XPEL, Inc., a provider of protective films and coatings, announced its designation as the official paint protection film (PPF) provider for Xtreme Xperience. Xtreme Xperience will exclusively use XPEL’s PPF product on its fleet of supercars, muscle cars and support vehicles. The experience allows guests to drive or ride a selection of supercars and is hosted at more than 30 racetracks across the U.S.
“As soon as we started talking to XPEL, we knew this was a great fit,” says Christopher Meegan, Xtreme Xperience’s partnerships executive. “They are disruptors in their industry, as we are in ours. We head to some racetracks that leave our cars battered by rocks, dirt, rubber and other road debris.”
Robert Bezner, vice president, Brand for XPEL, welcomes the partnership.
“We’re excited to announce this partnership with Xtreme Xperience,” Bezner says. “Their incredible inventory of supercars give thousands of car enthusiasts once in a lifetime experiences, and we’re thrilled they recognize the quality of our product and trust it to keep their fleet protected and looking new.”
Women have many countless contributions to every segment of society, including the window film industry. March is International Women’s History month and as the month comes to a close, window film magazine is highlighting a few in the industry.
Jennifer Haynie, marketing manager and graphics assistant at New York Window Film Co., located in Farmingdale, N.Y. says their company president acknowledged International Women’s Day at the beginning of the month and gave a speech on how fortunate the company is to have both female and male teammates. “It’s a proud day and month to celebrate,” says Haynie. “[March] also serves as another reminder for women’s achievements especially during the pandemic. We have all helped to lift each other up.”
Michelle Clark, owner of Carolina Premier Window Films, in Rock Hill, S.C. has been working on growing her business’ revenue. She says by taking the time to focus on her business she hit $1.1 million in sales last year, which comes after “mostly hanging around the $500,000 mark.” She’s done it all: changed the standard for her employees, adding on additional benefits like a 401k plan and health insurance while also learning how to run a window film business which focuses on commercial, government and residential projects.
Jordan Campbell, vice president of Fusion Tools, located in Madison, Ill., says one month isn’t enough to celebrate women in the industry.
“To be perfectly honest, I think being a woman should be celebrated everyday on a personal mental level. A day to celebrate it is always a nice reminder, similar to any other holiday such as Mother’s Day,” says Campbell. “It’s nice to commemorate, but because it’s part of your core identity, I believe you should always celebrate who you are. I don’t consider one day overly important compared to others. I am an admin for the Facebook Group “Women in Window Film” along with a handful of amazing and successful industry ladies. In that group we celebrate being women, mothers, sisters, friends, and colleagues every day with each other. The love and support we have for each other is truly a gift.”
“I think that we’re all important and we need to lift each other up all of the time, one month is enough,” says Clark. “I don’t need thanks all of the time that’s not what drives me to do more, although some women might need that reassurance.”
Campbell says that having women in the male-dominated industry creates a balance. She says adding a “woman’s touch” is welcomed. “In industries where men are the predominate sex, there’s often an abundance of masculine agendas and thoughts which is great. I truly believe that men are the backbone of our industry and the reason it’s successful,” says Campbell. “However, everything needs balance. What I love about being a woman is that we are able to do and see things men cannot (and vice versa).”
Haynie says she gets to be a little more creative with her assignments when compared to her male co-workers. “An example on my end is the creativity mindset that is incorporated in my daily routine. Window film installers are generally thought of as male, but the females behind the action, who assist with scheduling, starting customer conversations, and all pre-production work, are who helps the final reward of completing installations,” says Haynie.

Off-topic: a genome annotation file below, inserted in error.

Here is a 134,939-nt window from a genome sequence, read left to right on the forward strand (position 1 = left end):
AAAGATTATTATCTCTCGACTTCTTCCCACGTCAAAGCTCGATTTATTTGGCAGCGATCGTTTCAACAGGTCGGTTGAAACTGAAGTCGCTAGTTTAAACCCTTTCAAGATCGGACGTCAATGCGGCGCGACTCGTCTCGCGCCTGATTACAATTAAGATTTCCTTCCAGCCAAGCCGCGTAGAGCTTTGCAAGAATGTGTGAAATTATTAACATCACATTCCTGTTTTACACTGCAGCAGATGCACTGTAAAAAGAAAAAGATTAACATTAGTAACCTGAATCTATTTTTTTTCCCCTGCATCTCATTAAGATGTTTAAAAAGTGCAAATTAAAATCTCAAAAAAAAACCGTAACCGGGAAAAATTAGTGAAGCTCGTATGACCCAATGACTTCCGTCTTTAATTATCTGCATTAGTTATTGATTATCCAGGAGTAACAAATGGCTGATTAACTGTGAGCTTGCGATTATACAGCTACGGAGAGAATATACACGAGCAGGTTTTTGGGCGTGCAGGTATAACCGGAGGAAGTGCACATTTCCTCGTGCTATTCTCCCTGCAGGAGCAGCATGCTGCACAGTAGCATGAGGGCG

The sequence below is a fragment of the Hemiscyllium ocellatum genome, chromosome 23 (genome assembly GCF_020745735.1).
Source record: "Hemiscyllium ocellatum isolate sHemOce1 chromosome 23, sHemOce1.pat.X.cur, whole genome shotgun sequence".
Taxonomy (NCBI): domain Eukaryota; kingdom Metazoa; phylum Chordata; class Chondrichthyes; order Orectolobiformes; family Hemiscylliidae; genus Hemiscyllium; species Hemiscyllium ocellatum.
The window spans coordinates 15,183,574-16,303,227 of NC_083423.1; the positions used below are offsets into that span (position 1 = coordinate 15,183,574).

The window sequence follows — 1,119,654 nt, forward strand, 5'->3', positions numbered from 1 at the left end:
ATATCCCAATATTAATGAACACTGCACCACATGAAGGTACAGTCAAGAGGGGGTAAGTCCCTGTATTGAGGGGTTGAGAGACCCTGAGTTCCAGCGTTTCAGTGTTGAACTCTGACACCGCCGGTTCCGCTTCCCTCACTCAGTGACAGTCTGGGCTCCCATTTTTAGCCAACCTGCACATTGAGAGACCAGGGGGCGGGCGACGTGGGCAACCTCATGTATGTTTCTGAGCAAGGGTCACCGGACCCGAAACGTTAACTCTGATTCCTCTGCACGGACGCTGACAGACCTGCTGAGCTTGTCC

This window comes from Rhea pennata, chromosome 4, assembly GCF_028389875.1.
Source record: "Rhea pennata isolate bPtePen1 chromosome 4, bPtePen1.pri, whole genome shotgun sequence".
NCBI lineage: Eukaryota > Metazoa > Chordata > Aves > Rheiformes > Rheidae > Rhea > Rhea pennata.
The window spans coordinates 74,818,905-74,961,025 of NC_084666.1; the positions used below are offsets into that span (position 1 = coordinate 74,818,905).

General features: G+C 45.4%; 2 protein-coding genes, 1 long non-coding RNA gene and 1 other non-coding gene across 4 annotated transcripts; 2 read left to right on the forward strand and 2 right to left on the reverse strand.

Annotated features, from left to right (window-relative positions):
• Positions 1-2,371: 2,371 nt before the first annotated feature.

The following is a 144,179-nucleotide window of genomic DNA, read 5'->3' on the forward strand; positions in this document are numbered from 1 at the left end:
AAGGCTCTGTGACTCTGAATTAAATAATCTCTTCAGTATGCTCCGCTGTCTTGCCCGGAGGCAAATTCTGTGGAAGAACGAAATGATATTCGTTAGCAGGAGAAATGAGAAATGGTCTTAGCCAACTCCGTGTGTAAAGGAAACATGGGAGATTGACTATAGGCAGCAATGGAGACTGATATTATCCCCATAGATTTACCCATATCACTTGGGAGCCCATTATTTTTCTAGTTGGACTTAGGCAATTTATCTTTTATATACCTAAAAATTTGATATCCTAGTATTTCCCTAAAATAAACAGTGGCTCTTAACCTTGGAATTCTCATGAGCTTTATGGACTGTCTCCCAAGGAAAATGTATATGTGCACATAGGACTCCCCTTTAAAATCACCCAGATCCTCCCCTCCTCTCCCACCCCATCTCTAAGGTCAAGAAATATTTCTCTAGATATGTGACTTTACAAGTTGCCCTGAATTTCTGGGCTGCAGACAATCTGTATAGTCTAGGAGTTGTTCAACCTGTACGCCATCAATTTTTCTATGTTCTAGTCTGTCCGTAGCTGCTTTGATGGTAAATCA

Clark says a main benefit is you get to learn a lot – about men. “I say we live in a man’s world and working in a male-dominated profession allows you to expand your knowledge and understanding about men,” says Clark. “For example, when you go to a construction site and you’re a female everyone will tend to help you – like let you park closer and help carry your materials in. It’s nice to see that chivalry isn’t dead.”
“It’s also nice because being a woman allows you to develop more relationships because men aren’t in competition with you and are more willing to talk to you,” Clark adds.
When a fellow tinter was diagnosed with a rare form of cancer and experienced difficulty with medical expenses the window film industry came together to support one of their own.
Donnie Dixon, a commercial, residential and automotive window tinter and a native of Camden County Georgia, his wife Stephanie and two of their four children relocated to San Antonio, Texas in July 2020. The move allowed them to be closer to Stephanie’s family. According to Dixon, it seemed like the right time to move and he found a new job in Texas shortly after relocating.
Then he and his wife began to notice changes in his overall health. The 27-year window film veteran learned why he had been feeling less like himself. “I went into the emergency room and was told I had a tumor and it needed to be removed,” Dixon said.
He was in the hospital for five days and received a diagnosis of Ampullary cancer, which is a rare condition that forms in an area of your digestive system called the ampulla of Vater. The ampulla of Vater is located where your bile duct and pancreatic duct join and empty into your small intestine, according to the Mayo Foundation for Medical Education and Research.
“Everything happened quickly and in October 2020 I had Whipple surgery to remove the cancer,” said Dixon. “The procedure was rare and lasted six hours. After that they give you time to heal before starting chemotherapy and radiation.”
Dixon said following the surgery he felt a lot better health-wise but has lost a lot of energy and often feels tired and nauseous.
Window Film’s Role
Dixon posted his GofundMe information on his Facebook page after learning about the diagnosis and decided to cease posting in November, due to the upcoming holidays. But then an opportunity presented itself.
“The Window Film Revolution does a lot of giveaways just to keep tinters interested and to give them things that they don’t have to go out and buy,” explained Dixon. “Sun Distributing was doing a sprayer giveaway [a five gallon sprayers] and in order to win you had to guess how many times a person in a particular video said ‘umm’. This time it was Rick Tallman and he said it a lot.”